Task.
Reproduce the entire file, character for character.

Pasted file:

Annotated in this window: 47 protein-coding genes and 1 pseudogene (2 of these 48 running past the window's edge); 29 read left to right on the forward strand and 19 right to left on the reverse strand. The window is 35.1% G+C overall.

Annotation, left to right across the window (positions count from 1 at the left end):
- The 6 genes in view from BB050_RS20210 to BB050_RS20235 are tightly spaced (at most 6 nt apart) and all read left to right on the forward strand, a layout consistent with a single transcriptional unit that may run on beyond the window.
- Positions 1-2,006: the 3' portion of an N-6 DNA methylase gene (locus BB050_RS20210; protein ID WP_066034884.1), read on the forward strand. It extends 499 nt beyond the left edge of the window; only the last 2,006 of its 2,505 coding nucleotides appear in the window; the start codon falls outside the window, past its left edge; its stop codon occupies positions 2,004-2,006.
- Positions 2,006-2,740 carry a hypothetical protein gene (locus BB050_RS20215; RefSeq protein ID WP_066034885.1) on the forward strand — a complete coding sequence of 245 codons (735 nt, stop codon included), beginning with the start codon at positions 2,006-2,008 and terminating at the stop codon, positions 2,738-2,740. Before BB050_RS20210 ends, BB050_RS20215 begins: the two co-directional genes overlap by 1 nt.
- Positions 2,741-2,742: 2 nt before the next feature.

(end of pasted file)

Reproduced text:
Annotated in this window: 47 protein-coding genes and 1 pseudogene (2 of these 48 running past the window's edge); 29 read left to right on the forward strand and 19 right to left on the reverse strand. The window is 35.1% G+C overall.

Annotation, left to right across the window (positions count from 1 at the left end):
- The 6 genes in view from BB050_RS20210 to BB050_RS20235 are tightly spaced (at most 6 nt apart) and all read left to right on the forward strand, a layout consistent with a single transcriptional unit that may run on beyond the window.
- Positions 1-2,006: the 3' portion of an N-6 DNA methylase gene (locus BB050_RS20210; protein ID WP_066034884.1), read on the forward strand. It extends 499 nt beyond the left edge of the window; only the last 2,006 of its 2,505 coding nucleotides appear in the window; the start codon falls outside the window, past its left edge; its stop codon occupies positions 2,004-2,006.
- Positions 2,006-2,740 carry a hypothetical protein gene (locus BB050_RS20215; RefSeq protein ID WP_066034885.1) on the forward strand — a complete coding sequence of 245 codons (735 nt, stop codon included), beginning with the start codon at positions 2,006-2,008 and terminating at the stop codon, positions 2,738-2,740. Before BB050_RS20210 ends, BB050_RS20215 begins: the two co-directional genes overlap by 1 nt.
- Positions 2,741-2,742: 2 nt before the next feature.